• Lamac MPC, Cebu: distribution of relief goods from its members at its Tubigon Branch Office .


  • The donation of 62 bags each containing 25 kilos of rice to frontliners, courtesy of Barbara Katilingbanon Credit Cooperative which were distributed to six fire stations, six regional health units, six police stations, the provincial and medicare hospitals, eight parishes and three UCCP churches . . .


  • Fairchild Cebu Community MPC: donation of relief goods to the hardest-hit barangay with 82 positive COVID-19 cases, Bgy Zapatera . . .





  • Fresh Fruit Homemakers Consumer Cooperative extended help thru distribution of relief packs.


  • Extended assistance via relief goods distributed to members and the community in Mahayhay, Medina Misamis Oriental by Fresh Fruit Homemakers Consumers Cooperative . . .


  • Iligan City Government MPC: the initiation of sari-sari stores for both members and non-members, featuring fresh produce grown from Sikyop Agricultural Coop, Rogongon, Iligan City . . .


  • Samal Island MPC: donation of goods to front liners, during which the coop expressed their heartfelt thanks for their ‘service and sacrifice’ . . .


  • Paceman MPC, Medina, Misamis Oriental: 1,000 PPEs and rice distributed to its members . . .


  • TACEMPCO, Tagum City: repacking and distribution of 10 kilos rice for its members . . .


  • Northern Mindanao federation of Transport Cooperatives: 10 jeepneys being used for transporting frontliners in Iligan City . . .


  • Mindanao State University – Iligan Institute of Technology National MPC (MSU-IIT NMPC) : distribution of food packs to front liners in Iligan, GenSan, and Davao Cities from its Cagayan de Oro and Lanao del Norte branches . . .

  • Libreng Sakay program, through the utilization of five multicabs in partnership with the LTFRB Region 10 Office, Gingoog City and Misamis Oriental and Medina Gingoog Operator Driver Transport Coop for ferrying health workers and other staff to and from three hospitals in the city . . .


  • The provision of rice and essential packs of basics to stranded students, and the donation of cash for PPE and medicine purchases, courtesy of Bukidnon State University Employees MPC . . .


  • Donation of rice to barangay Zambowood, from Banco Cooperatiba DE Zamboanga . . .


  • Integrated Livestock & Poultry Raisers Multipurpose Cooperative (ILIPCO) in Cagayan De Oro City provided daily meals and snacks to employees for 44 days (March 18– May 1, 2020), distributed goods & commodities to surrounding communities (April 29-30, 2020) and also to its employees (May 5-8, 2020).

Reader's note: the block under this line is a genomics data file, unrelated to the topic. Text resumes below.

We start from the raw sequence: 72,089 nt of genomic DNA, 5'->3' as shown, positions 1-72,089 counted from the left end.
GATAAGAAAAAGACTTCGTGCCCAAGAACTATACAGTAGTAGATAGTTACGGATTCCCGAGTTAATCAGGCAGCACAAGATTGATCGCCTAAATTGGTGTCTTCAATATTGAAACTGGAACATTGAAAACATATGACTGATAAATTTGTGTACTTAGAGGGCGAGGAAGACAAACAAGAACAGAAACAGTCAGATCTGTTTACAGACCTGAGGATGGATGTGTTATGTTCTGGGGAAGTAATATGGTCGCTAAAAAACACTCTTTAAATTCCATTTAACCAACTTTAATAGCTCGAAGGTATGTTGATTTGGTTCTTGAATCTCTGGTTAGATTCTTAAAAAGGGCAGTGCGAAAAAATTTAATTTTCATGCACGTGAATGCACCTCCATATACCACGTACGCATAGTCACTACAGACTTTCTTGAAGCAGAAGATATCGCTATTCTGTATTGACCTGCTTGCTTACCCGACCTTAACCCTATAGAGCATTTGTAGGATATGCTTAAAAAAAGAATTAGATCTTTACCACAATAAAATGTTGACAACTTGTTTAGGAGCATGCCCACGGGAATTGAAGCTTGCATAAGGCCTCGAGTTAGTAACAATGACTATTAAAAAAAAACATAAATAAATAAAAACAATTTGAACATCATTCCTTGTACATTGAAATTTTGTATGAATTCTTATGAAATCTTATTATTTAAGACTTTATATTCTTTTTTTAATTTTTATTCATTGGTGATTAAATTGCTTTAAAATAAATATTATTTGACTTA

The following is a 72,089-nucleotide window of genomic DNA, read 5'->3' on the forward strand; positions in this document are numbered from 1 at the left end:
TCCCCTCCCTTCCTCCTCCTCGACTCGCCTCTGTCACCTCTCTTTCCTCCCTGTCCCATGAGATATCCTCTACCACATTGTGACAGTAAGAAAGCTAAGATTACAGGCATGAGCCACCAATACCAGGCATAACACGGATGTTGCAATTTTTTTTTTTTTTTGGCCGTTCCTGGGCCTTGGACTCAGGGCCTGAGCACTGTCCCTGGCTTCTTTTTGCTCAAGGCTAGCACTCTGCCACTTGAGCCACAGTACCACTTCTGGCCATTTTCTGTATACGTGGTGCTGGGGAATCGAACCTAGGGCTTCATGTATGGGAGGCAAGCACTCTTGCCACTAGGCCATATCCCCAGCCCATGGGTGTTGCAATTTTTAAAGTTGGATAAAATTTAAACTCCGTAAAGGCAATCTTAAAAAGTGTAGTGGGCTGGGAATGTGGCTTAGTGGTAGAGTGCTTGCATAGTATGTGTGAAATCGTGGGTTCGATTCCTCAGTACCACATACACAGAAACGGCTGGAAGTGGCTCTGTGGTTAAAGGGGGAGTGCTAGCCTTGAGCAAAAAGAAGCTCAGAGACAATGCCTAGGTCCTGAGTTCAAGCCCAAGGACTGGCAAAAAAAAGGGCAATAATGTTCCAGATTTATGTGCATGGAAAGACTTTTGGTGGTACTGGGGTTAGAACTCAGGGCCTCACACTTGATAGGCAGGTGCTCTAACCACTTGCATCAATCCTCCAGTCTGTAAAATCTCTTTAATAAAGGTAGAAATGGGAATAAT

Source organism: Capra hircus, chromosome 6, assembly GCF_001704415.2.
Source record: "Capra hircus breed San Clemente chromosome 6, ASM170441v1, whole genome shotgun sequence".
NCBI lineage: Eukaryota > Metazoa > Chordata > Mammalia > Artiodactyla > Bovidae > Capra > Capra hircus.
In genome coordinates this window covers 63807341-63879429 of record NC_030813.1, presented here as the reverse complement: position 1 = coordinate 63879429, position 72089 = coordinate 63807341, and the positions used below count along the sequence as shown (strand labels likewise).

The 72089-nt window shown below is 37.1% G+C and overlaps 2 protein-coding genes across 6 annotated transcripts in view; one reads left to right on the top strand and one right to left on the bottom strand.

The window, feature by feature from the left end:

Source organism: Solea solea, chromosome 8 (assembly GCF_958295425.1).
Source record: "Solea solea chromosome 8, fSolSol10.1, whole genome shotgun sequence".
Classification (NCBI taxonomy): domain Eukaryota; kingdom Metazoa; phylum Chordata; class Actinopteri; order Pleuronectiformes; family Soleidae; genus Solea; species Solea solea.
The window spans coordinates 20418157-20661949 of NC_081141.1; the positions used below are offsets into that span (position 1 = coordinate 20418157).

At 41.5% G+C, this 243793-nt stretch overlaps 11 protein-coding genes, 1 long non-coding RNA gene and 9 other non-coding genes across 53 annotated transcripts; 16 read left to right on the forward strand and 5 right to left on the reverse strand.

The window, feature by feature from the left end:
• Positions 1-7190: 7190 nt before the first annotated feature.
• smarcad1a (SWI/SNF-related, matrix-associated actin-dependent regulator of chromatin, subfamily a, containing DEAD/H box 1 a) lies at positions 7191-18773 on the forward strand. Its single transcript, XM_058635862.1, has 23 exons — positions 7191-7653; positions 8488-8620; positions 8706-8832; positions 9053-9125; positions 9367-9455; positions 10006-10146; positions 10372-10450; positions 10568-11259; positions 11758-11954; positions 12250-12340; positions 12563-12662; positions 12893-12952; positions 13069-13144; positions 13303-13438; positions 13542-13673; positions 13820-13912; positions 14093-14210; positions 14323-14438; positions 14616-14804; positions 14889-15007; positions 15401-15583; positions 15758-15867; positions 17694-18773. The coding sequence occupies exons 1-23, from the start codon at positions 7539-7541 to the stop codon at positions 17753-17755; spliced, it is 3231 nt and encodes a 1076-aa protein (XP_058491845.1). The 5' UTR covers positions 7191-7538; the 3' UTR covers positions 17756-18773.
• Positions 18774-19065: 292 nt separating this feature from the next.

• Northern Mindanao Medical Center Multipurpose Cooperative in Cagayan De Oro City donated P100,000.00 to Northern Mindanao Medical Center for its COVID-19 operations.



  • Welcome Rotonda MPC: packed goods being distributed to both members and communities as part of its Koop Laban sa Covid 19 relief operation program . . .


  • Baclaran Vendors Development Cooperative: donation of food items to frontliners.


  • Pag-Asa MPC, Valenzuela City: the provision of six kilos rice to regular members, in addition to 75 kilos of rice to tricycle drivers serving the constituency and five rice sacks to barangay constituents.


  • NFA MPC, in partnership with NCRL-PFCCO have undertaken the distribution of vitamins, soap, alcohol and noodles to the frontliners of Bgy. Vasra/ the giving of surgical masks to frontliners of health Service Command, V. Luna Ave., QC and Army General Hospital, Taguig City—in addition to providing P1,000 financial assistance to its members through the payroll/bank accounts.


  • Manila Shared Services Employees and Credit Savings Cooperative, Makati City: cash donation of P50,000 to the Philippine General Hospital Medical Foundation, Inc. for the purchase of PPEs for health workers and front liners/ the distribution of hand sanitizers for members . In pursuant to the Implementing Rules and Regulations (IRR) of Section 4(aa) of R.A. No.11469 otherwise known as the “Bayanihan to Heal as One Act” last April 1, 2020, the MSSC Cooperative implemented a 30-day grace period for loans and interest payments to provide financial relief to loan member-borrowers for May 2020 with scheduled loan amortization and interest payments with guidelines as followed:
    – Collection of payment to resume on the next due date immediately following the lapse of the grace period.
    – No penalty fees will be charged
    – The original maturity date of the loan shall be extended for a period equivalent to the grace period.


  • A partnership with farmers from Almondian through the purchase of 1,000 kilos fresh produce sold to its members by PhilHealth Kapamilya MPC, also as part of its support for farmers. These agricultural items were sold by the cooperative during its Agri Market held last April 7 and 21 at the Philhealth Kapamilya MPC GAD Canteen.

  • Relief assistance of P200 to all active members, automatically credited to their regular savings accounts courtesy of NEC MPC.